I have been a dedicated palliative and supportive care specialist for the last seven years. When people ask me about palliative care, they often wonder if it is reserved for those patients who are dying. Nothing could be further from the truth. The Center for Palliative Care Excellence explains it this way: “palliative care provides relief from the symptoms and stress of a serious illness—whatever the diagnosis.” Simply put, I help people do and keep doing the things they love best for as long as they can.
People with cancer are more than their illness. They have lives with responsibilities, hopes, fears, and dreams beyond their diagnosis. As supportive care specialists, we are trained to recognize and partner with individuals to help them cope with and manage the physical, emotional and spiritual distress that can arise during and after cancer treatment. Our team-based approach focuses on the person as a whole.
An important concern we address is symptom management. Whether the goal is to cure or slow the progression of a disease, a cancer journey often can be fraught with distressing symptoms of pain, shortness of breath, nausea, anxiety and fatigue. Supportive care specialists work with the healthcare team to aggressively manage these symptoms. Our goal is to help a patient maintain quality of life while managing the disease, so we work closely with a person’s oncologist to develop an individualized symptom management plan that complements the patient’s treatment plan. The supportive care team can provide access to expert symptom management resources in the hospital, through clinics, and in some programs in the home. Most insurance companies typically cover referrals to supportive care specialists.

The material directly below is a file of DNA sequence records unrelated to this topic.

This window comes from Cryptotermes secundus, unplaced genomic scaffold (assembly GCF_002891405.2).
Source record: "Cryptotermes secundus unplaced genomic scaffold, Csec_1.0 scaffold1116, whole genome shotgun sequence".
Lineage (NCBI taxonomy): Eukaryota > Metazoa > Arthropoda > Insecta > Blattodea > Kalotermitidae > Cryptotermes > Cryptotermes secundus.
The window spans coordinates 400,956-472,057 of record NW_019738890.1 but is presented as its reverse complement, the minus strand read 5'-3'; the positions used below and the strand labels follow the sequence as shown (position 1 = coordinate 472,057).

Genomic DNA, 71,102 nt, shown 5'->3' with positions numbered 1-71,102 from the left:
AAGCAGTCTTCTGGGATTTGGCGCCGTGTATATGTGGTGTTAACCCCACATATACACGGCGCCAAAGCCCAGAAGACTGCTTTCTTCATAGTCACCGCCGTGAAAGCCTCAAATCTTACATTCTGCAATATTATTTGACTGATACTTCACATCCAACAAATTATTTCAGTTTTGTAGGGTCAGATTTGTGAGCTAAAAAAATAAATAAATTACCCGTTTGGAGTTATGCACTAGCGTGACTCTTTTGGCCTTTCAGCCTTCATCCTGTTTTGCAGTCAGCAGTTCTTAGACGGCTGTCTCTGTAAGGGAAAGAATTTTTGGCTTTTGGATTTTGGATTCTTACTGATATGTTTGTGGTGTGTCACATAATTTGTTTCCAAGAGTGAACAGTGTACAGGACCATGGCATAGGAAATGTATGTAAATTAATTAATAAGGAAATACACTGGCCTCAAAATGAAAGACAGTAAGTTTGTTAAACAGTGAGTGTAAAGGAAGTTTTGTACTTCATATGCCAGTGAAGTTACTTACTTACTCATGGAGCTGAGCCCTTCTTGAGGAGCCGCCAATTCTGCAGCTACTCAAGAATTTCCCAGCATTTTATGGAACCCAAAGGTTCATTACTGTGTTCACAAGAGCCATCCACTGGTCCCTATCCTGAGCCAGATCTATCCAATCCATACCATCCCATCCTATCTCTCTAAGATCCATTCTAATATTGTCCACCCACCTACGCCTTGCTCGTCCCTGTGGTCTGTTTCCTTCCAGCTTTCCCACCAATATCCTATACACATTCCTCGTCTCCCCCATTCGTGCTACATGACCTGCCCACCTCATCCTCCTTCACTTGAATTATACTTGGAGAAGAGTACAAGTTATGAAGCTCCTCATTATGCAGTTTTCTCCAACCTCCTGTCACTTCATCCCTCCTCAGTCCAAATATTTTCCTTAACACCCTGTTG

Supportive care can also provide symptom management after cancer treatment is completed or discontinued. Supportive care is available no matter where patients are in their illness, whether at diagnosis or late in the disease process. We also recognize the role of caregivers and families in providing support and try to add to this support by filling in the gaps.
Supportive care teams bring together doctors, nurses, social workers and a chaplain, to help a patient define and clarify his or her goals for care and treatment. The care team does this by helping a patient figure out what is most important and how that fits with a treatment plan. Supportive care can help individuals continue to have comprehensive care when disease targeted cancer treatment is no longer beneficial or what the individual wants.
If you are having symptoms from your illness or treatment that are difficult to control, or if you feel you are needing more support, talk to your doctor about getting a referral to a supportive care specialist. You deserve the best care that the medical system has to offer. Improving your quality of life by having an extra layer of support during your cancer journey can be an invaluable addition to your treatment plan.
About Dr. Kimberly A. Curseen
Board certified in Internal Medicine, Geriatrics, and Palliative Care, Kimberly A. Curseen, MD, is the Director of Supportive and Palliative Care Outpatient Services for Emory Healthcare. She is the director and the primary provider for the Supportive Oncology Clinic. The clinic provides physical, emotional, and spiritual care for patients with cancer at any point in their disease process. The clinic also assists patients with complex decision making.